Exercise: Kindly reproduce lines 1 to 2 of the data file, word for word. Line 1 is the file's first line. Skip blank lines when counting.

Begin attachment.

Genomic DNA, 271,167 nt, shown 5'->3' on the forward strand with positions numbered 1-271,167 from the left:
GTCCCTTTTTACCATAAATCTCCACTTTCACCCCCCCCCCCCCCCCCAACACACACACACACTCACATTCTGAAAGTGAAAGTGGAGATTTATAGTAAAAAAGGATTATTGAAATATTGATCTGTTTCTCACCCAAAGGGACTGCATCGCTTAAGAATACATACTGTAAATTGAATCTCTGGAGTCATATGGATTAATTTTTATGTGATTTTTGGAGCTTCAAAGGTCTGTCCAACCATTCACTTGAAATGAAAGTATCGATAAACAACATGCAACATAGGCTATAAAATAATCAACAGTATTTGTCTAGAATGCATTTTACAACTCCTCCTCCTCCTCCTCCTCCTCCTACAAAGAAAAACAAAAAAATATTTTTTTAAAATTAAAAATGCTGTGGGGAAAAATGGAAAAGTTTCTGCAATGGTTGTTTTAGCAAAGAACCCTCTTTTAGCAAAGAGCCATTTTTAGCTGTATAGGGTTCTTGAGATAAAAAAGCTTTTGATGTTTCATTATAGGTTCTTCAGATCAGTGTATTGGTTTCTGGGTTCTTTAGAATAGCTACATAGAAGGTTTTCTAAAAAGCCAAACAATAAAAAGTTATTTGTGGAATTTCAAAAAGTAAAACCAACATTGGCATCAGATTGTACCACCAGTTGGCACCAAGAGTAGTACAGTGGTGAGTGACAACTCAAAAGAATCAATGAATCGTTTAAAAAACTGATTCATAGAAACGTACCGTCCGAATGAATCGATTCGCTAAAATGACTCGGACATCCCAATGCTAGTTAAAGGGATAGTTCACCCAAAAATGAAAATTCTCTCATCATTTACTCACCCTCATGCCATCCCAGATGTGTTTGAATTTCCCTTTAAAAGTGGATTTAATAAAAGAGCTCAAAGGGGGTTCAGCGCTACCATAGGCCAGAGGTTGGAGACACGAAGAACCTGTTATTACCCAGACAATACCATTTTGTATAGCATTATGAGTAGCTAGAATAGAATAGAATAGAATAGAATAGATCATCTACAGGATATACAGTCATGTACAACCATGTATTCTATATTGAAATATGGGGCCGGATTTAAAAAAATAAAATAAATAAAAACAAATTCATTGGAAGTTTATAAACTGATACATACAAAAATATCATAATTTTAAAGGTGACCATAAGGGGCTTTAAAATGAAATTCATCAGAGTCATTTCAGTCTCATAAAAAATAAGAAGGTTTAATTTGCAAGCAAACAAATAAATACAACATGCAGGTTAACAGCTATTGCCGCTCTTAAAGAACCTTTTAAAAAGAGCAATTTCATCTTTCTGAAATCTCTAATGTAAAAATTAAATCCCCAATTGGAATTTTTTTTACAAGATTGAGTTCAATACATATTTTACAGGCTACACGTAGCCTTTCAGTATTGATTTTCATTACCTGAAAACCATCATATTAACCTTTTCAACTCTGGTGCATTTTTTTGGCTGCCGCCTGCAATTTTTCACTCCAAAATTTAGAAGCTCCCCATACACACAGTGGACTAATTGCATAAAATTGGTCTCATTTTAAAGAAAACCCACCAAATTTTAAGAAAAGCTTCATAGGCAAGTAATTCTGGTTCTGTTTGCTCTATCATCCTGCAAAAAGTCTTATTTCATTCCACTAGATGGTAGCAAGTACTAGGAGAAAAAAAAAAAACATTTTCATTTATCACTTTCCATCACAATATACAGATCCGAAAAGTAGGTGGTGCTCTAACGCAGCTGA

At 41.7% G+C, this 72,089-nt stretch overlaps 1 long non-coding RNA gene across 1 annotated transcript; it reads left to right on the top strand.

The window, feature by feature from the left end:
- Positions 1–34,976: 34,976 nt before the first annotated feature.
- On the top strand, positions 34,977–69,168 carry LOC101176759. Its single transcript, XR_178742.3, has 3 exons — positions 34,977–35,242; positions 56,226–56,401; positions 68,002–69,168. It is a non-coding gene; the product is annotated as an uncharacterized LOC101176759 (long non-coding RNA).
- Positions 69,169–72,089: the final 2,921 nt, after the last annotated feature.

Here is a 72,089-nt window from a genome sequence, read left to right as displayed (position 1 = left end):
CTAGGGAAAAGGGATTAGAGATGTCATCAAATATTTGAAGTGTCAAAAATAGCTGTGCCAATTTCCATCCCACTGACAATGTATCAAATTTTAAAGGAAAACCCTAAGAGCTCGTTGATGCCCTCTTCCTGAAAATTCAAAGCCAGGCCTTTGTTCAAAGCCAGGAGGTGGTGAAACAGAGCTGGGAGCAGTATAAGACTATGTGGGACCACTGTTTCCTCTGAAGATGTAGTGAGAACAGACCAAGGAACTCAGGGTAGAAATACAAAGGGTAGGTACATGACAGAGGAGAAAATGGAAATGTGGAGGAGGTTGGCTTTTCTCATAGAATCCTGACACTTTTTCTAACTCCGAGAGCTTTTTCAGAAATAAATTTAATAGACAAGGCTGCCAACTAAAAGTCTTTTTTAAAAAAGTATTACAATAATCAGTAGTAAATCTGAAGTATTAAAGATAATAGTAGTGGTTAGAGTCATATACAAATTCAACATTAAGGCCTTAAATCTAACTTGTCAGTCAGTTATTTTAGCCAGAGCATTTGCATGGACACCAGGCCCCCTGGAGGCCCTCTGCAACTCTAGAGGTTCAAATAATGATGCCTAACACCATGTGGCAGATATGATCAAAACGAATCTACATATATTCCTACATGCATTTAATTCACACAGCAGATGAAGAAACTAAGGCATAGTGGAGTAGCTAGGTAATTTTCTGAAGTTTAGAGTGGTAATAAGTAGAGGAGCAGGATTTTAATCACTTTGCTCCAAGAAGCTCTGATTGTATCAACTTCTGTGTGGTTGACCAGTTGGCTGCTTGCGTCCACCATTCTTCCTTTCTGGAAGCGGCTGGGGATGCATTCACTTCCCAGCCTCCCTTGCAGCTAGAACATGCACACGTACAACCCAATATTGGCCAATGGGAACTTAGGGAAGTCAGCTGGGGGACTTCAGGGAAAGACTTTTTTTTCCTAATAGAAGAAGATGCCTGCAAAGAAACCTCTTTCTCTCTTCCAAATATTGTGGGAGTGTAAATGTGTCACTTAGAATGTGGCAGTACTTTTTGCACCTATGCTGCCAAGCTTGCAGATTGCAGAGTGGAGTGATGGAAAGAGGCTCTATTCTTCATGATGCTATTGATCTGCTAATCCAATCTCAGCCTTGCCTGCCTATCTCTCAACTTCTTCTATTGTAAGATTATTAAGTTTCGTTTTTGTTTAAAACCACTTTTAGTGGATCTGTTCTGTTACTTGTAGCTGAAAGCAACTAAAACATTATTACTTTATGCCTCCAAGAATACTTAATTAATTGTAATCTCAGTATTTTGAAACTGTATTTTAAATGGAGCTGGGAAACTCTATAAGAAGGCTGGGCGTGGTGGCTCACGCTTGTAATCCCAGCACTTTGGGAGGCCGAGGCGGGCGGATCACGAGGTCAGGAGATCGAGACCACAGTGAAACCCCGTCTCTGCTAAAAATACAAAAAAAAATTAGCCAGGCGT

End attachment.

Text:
Genomic DNA, 271,167 nt, shown 5'->3' on the forward strand with positions numbered 1-271,167 from the left:
GTCCCTTTTTACCATAAATCTCCACTTTCACCCCCCCCCCCCCCCCCAACACACACACACACTCACATTCTGAAAGTGAAAGTGGAGATTTATAGTAAAAAAGGATTATTGAAATATTGATCTGTTTCTCACCCAAAGGGACTGCATCGCTTAAGAATACATACTGTAAATTGAATCTCTGGAGTCATATGGATTAATTTTTATGTGATTTTTGGAGCTTCAAAGGTCTGTCCAACCATTCACTTGAAATGAAAGTATCGATAAACAACATGCAACATAGGCTATAAAATAATCAACAGTATTTGTCTAGAATGCATTTTACAACTCCTCCTCCTCCTCCTCCTCCTCCTACAAAGAAAAACAAAAAAATATTTTTTTAAAATTAAAAATGCTGTGGGGAAAAATGGAAAAGTTTCTGCAATGGTTGTTTTAGCAAAGAACCCTCTTTTAGCAAAGAGCCATTTTTAGCTGTATAGGGTTCTTGAGATAAAAAAGCTTTTGATGTTTCATTATAGGTTCTTCAGATCAGTGTATTGGTTTCTGGGTTCTTTAGAATAGCTACATAGAAGGTTTTCTAAAAAGCCAAACAATAAAAAGTTATTTGTGGAATTTCAAAAAGTAAAACCAACATTGGCATCAGATTGTACCACCAGTTGGCACCAAGAGTAGTACAGTGGTGAGTGACAACTCAAAAGAATCAATGAATCGTTTAAAAAACTGATTCATAGAAACGTACCGTCCGAATGAATCGATTCGCTAAAATGACTCGGACATCCCAATGCTAGTTAAAGGGATAGTTCACCCAAAAATGAAAATTCTCTCATCATTTACTCACCCTCATGCCATCCCAGATGTGTTTGAATTTCCCTTTAAAAGTGGATTTAATAAAAGAGCTCAAAGGGGGTTCAGCGCTACCATAGGCCAGAGGTTGGAGACACGAAGAACCTGTTATTACCCAGACAATACCATTTTGTATAGCATTATGAGTAGCTAGAATAGAATAGAATAGAATAGAATAGATCATCTACAGGATATACAGTCATGTACAACCATGTATTCTATATTGAAATATGGGGCCGGATTTAAAAAAATAAAATAAATAAAAACAAATTCATTGGAAGTTTATAAACTGATACATACAAAAATATCATAATTTTAAAGGTGACCATAAGGGGCTTTAAAATGAAATTCATCAGAGTCATTTCAGTCTCATAAAAAATAAGAAGGTTTAATTTGCAAGCAAACAAATAAATACAACATGCAGGTTAACAGCTATTGCCGCTCTTAAAGAACCTTTTAAAAAGAGCAATTTCATCTTTCTGAAATCTCTAATGTAAAAATTAAATCCCCAATTGGAATTTTTTTTACAAGATTGAGTTCAATACATATTTTACAGGCTACACGTAGCCTTTCAGTATTGATTTTCATTACCTGAAAACCATCATATTAACCTTTTCAACTCTGGTGCATTTTTTTGGCTGCCGCCTGCAATTTTTCACTCCAAAATTTAGAAGCTCCCCATACACACAGTGGACTAATTGCATAAAATTGGTCTCATTTTAAAGAAAACCCACCAAATTTTAAGAAAAGCTTCATAGGCAAGTAATTCTGGTTCTGTTTGCTCTATCATCCTGCAAAAAGTCTTATTTCATTCCACTAGATGGTAGCAAGTACTAGGAGAAAAAAAAAAAACATTTTCATTTATCACTTTCCATCACAATATACAGATCCGAAAAGTAGGTGGTGCTCTAACGCAGCTGA